Japanese Shares Retreat on Kerry’s Syria Comments, Yen
Japanese shares fell, with the Topix (TPX) index headed for its fifth retreat in six days, as investors shunned risk assets after U.S. Secretary of State John Kerry said Syria will be held accountable for using chemical weapons.
Toyota Motor Corp., Asia’s biggest automaker, declined 1.3 percent as the yen climbed. Sumitomo Rubber Industries Ltd. led a decline by tiremakers. Stanley Electric Co. (6923), which makes car lights, gained 1.4 percent after saying it will buy back stock. Tokyo Electric Power Co., the utility whose shares tumbled 27 percent in six days through yesterday, gained the most on the Nikkei 225 Stock Average after the government said it would take over the handling of radioactive water spills at the Fukushima Dai-Ichi nuclear plant.
The Topix lost 0.4 percent to 1,135.41 as of 9:22 a.m. in Tokyo, with 27 of the 33 industry groups dropping. The Nikkei 225 Stock Average fell 0.6 percent to 13,553.03. The yen gained 0.4 percent against the dollar.
“Investors are going to increasingly take a risk-off stance,” said Toshihiko Matsuno, a strategist at Tokyo-based SMBC Friend Securities Co., a unit of Japan’s second-biggest lender by market value. “But depending on how the yen moves and how the rest of Asia’s stock markets react, Japanese stocks may reverse declines and turn positive.”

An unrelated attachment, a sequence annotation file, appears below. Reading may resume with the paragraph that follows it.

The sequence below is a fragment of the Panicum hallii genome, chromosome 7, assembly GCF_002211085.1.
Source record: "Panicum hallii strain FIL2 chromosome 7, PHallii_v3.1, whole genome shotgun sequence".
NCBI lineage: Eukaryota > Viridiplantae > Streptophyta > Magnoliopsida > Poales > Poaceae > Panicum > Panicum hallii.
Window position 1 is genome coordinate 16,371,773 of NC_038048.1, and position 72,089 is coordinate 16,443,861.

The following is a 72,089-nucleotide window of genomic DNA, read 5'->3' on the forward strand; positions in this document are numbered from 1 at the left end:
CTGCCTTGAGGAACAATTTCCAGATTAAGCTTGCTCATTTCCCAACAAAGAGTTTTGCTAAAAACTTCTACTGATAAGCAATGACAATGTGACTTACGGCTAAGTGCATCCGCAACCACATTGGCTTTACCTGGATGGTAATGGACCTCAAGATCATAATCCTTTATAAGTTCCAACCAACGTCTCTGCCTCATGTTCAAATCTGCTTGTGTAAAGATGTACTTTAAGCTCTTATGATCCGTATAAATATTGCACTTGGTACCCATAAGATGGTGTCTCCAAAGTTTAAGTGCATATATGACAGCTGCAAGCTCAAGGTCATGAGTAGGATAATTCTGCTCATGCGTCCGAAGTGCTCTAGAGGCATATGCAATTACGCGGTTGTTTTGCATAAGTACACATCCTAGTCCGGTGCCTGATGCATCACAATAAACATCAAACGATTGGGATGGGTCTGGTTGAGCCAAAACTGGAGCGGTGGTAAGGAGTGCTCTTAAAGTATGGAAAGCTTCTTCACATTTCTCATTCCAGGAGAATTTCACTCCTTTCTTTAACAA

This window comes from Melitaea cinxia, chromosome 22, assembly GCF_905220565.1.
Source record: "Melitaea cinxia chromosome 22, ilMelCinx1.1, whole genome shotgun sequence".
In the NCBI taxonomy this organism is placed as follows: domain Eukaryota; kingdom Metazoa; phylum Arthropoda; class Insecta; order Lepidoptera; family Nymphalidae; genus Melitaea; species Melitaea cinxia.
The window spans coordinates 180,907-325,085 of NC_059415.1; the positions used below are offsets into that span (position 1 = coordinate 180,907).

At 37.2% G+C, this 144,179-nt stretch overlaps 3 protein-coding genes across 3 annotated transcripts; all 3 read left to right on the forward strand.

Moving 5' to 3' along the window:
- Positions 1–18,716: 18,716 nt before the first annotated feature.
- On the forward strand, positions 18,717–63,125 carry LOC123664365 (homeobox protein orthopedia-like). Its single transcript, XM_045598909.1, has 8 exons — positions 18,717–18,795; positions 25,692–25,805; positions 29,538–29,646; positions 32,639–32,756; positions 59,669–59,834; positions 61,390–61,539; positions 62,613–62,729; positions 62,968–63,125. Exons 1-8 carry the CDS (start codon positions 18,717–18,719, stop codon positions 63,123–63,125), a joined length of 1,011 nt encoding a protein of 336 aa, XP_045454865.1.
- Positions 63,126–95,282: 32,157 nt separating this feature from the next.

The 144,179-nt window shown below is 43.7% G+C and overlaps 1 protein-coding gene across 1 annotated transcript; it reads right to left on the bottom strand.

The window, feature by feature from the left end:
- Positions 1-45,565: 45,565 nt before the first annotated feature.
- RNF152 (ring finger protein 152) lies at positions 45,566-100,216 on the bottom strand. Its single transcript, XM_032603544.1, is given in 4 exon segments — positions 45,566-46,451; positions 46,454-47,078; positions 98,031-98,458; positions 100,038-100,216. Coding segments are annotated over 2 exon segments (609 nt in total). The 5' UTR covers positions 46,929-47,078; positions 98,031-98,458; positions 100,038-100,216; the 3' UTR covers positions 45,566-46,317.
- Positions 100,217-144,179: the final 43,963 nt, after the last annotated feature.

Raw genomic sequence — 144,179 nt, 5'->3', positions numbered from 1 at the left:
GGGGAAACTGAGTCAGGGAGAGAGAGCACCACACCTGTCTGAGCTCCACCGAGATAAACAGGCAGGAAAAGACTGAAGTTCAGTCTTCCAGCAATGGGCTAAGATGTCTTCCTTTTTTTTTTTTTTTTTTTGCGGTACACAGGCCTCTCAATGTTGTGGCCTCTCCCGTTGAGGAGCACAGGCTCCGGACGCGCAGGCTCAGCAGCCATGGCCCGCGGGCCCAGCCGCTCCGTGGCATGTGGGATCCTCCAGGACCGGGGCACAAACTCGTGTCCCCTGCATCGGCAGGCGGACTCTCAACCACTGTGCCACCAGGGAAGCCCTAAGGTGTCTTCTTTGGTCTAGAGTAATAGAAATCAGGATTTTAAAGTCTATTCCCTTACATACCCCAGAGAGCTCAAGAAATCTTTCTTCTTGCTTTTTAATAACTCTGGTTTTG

Futures on the Standard & Poor’s 500 Index slid 0.1 percent. The gauge yesterday fell 0.4 percent after Kerry said President Barack Obama will hold Syria accountable for the “moral obscenity” of deploying chemical weapons against its people. The measure earlier climbed as investors speculated whether a report showing durable-goods orders declined in July would delay stimulus cuts.
Stocks, bonds and commodities have whipsawed since May, when Federal Reserve Chairman Ben S. Bernanke first signaled the prospect of stimulus cuts if the U.S. economy and job market continues to improve. The Fed will probably pare its $85 billion a month in bond purchases at its Sept. 17-18 meeting, according to 65 percent of economists surveyed by Bloomberg Aug. 9-13.
The Topix traded at 1.19 times book value yesterday, compared with 2.43 for the S&P 500 and 1.71 for the Stoxx Europe 600 Index.
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